Many objects in the universe emit radio waves. Jupiter is the loudest source of radio waves in our own solar system, producing much more radio energy than all the transmitters on Earth. In 1931, American physicist Karl Jansky first detected radio static from our own Milky Way galaxy. Similar emission from other galaxies creates a background hiss of radio noise.
The problem is that there don’t appear to be enough radio galaxies to account for the signal ARCADE detected. One of the mission scientists said, "You’d have to pack them into the universe like sardines. There wouldn’t be any space left between one galaxy and the next."
The sought-for signal from the earliest stars remains hidden behind the newly detected cosmic radio background. Nevertheless, this cosmic static may provide important clues to the development of galaxies when the universe was less than half its present age. Unlocking its origins should provide new insight into the development of radio sources in the early universe.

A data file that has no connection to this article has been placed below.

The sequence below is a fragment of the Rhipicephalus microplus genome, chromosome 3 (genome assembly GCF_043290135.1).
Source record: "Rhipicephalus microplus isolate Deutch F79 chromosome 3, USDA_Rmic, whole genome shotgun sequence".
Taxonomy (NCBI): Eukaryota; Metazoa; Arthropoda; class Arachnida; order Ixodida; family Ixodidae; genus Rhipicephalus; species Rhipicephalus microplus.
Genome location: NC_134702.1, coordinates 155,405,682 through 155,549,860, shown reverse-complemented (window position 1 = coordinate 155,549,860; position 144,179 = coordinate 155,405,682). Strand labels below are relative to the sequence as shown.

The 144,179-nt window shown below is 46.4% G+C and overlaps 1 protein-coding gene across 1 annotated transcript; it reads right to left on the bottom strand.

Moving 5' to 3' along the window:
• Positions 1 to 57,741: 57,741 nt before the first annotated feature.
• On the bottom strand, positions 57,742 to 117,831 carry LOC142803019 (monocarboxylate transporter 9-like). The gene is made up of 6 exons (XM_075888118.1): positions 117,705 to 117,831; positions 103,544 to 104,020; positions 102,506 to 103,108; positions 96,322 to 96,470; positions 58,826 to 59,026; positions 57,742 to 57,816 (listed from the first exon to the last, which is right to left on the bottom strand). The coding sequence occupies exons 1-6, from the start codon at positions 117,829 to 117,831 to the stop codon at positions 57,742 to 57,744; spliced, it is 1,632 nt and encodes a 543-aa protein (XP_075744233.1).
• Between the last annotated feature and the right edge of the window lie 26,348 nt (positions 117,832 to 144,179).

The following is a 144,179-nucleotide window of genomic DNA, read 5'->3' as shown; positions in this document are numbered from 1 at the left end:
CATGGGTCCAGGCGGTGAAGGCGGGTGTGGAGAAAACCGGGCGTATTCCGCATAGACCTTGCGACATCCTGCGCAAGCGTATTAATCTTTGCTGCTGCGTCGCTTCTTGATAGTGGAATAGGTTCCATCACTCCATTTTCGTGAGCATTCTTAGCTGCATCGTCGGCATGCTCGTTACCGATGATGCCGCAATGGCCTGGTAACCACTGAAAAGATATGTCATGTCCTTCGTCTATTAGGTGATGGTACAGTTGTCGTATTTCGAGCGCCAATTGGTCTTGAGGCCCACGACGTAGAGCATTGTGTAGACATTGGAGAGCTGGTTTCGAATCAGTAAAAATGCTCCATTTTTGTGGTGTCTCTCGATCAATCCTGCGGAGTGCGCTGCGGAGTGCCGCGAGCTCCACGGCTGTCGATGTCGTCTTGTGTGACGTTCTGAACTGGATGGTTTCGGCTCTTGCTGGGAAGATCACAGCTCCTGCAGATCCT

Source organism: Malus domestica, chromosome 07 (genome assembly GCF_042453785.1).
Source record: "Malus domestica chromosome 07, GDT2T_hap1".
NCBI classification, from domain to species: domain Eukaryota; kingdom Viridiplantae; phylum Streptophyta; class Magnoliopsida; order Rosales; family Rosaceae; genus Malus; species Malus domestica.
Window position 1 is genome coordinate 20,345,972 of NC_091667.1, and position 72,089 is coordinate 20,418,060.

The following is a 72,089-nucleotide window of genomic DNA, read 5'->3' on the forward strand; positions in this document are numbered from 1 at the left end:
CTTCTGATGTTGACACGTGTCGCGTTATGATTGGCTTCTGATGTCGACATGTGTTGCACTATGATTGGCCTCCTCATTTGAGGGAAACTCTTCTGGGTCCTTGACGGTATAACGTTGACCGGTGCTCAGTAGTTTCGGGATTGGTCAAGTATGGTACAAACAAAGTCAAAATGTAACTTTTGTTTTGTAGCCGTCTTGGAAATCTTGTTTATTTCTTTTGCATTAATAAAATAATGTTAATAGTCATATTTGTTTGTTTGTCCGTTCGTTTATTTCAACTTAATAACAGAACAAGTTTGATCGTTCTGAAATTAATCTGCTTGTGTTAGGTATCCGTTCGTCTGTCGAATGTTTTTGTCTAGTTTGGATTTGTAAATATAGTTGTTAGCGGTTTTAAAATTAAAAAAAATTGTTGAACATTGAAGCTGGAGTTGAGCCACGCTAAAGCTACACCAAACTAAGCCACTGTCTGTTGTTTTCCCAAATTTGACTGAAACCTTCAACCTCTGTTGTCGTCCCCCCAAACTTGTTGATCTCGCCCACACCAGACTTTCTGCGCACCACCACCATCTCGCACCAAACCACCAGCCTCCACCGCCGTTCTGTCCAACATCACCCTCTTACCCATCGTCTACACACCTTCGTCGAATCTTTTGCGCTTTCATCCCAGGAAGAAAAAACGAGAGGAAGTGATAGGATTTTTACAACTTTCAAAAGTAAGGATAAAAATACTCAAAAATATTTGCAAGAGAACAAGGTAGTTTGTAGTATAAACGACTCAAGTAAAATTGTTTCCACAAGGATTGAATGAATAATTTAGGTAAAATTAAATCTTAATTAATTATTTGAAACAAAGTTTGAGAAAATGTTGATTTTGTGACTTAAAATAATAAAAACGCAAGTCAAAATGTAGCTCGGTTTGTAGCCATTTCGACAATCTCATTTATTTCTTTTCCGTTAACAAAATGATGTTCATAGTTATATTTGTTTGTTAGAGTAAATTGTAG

ARCADE is the first instrument to measure the radio sky with enough precision to detect this mysterious signal. To enhance the sensitivity of ARCADE’s radio receivers, they were immersed in more than 500 gallons of ultr
a-cold liquid helium. The instrument’s operating temperature was just 2.7 degrees above absolute zero.
This is the same temperature as the cosmic microwave background (CMB) radiation, the remnant heat of the Big Bang that was itself discovered as cosmic radio noise in 1965. ARCADE was the same temperature as the microwave background, sothe instrument’s heat didn’t contaminate the cosmic signal.